The shifting parietal in ray-fin fish

Short one today,
as I continue to wrestle with ray-fin fish. It’s coming together, but slowly. Lots of corrections have been made over the last several weeks.

Figure 1. Fish skull roofs colored with tetrapod homologs. The parietal is of interest here as it splits in the wake of the post parietal, which forms a parasagittal crest in many taxa. The parietal disappears in some taxa.

Figure 1. Fish skull roofs colored with tetrapod homologs. The parietal is of interest here as it splits in the wake of the post parietal, which forms a parasagittal crest in many taxa. The parietal disappears in some taxa.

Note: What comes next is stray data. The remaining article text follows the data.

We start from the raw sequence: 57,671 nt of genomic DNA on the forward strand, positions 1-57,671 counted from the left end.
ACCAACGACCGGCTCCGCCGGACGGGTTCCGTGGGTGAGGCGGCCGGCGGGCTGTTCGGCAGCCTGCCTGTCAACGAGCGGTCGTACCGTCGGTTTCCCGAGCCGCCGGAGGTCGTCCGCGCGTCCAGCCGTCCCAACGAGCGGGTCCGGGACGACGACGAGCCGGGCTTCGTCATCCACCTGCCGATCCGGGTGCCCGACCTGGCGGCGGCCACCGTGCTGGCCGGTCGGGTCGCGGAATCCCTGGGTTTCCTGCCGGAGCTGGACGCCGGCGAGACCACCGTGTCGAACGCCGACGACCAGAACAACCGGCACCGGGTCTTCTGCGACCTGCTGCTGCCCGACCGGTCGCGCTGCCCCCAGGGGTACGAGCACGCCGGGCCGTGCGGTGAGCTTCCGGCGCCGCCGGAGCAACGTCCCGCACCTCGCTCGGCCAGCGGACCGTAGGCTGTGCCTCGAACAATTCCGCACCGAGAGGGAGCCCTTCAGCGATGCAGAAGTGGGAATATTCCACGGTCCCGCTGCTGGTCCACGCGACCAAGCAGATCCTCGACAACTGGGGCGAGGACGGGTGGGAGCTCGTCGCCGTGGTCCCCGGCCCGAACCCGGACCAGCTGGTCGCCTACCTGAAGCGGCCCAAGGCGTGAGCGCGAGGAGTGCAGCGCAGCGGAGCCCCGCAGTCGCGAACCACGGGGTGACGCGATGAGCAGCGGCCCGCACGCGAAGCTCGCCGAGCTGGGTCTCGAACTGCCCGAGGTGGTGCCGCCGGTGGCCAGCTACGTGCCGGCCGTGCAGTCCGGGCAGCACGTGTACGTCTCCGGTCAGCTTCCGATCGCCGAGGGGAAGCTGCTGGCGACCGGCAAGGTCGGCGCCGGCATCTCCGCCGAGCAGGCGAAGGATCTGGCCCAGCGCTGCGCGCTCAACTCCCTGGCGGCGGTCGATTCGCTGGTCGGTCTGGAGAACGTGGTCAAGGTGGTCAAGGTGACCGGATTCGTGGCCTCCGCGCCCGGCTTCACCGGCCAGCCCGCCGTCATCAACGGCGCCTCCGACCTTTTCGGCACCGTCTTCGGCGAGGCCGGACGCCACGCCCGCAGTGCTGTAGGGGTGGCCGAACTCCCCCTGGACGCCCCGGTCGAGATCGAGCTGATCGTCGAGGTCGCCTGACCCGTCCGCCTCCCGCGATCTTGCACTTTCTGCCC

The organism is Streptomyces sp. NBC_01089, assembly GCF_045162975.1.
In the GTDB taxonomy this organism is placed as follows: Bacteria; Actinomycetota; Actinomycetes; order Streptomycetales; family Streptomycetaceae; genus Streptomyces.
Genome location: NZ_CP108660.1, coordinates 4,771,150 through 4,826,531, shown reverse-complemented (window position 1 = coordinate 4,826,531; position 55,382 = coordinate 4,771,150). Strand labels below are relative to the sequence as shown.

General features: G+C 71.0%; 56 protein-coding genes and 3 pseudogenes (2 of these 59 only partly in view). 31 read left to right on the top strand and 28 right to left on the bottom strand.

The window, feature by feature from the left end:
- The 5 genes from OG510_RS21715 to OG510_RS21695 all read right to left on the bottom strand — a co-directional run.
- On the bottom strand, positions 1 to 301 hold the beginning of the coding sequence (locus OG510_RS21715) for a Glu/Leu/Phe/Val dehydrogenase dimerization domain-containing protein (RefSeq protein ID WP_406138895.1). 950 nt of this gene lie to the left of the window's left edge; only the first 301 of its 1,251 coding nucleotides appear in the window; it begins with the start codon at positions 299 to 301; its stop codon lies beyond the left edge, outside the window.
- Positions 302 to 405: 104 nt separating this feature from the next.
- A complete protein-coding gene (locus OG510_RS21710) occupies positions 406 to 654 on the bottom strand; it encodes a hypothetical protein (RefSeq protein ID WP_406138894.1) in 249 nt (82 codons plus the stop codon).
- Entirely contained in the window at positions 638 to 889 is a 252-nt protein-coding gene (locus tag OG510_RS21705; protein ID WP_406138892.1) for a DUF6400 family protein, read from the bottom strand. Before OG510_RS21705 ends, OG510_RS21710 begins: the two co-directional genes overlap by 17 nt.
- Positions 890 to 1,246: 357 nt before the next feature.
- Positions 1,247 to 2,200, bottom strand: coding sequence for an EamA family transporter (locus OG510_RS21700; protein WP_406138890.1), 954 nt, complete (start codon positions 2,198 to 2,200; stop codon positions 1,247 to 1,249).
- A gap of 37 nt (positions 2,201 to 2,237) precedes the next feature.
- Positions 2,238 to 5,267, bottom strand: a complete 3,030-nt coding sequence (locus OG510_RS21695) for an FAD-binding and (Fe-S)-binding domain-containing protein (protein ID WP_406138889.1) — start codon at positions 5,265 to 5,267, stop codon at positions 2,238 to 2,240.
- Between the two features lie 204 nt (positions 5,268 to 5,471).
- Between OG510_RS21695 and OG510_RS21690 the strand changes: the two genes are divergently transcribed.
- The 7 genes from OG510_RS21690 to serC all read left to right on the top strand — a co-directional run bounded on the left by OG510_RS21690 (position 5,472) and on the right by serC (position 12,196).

Trying to figure out the cranial roof in ray fin fish
can be simple in one taxon, vexing in another. Here (Fig. 1) are a few taxa to illustrate what happens to the parietal in a phylogenetic series.

In particular 
compare the knife fish, Gymnotus, with the stargazer, Uranoscopus (Fig. 1). The skull roof looks the same, but the parietals in Gymnotus are the supratemporals in Uranoscopus.

On the other hand, taking a more conservative route,
the lobefin fish, Eusthenoopteron (Fig. 1), retains the primitive skull roof pattern seen in Prohalecites, a basal bony fish, close to Hybodus and other sharks.

Thank you for your patience.

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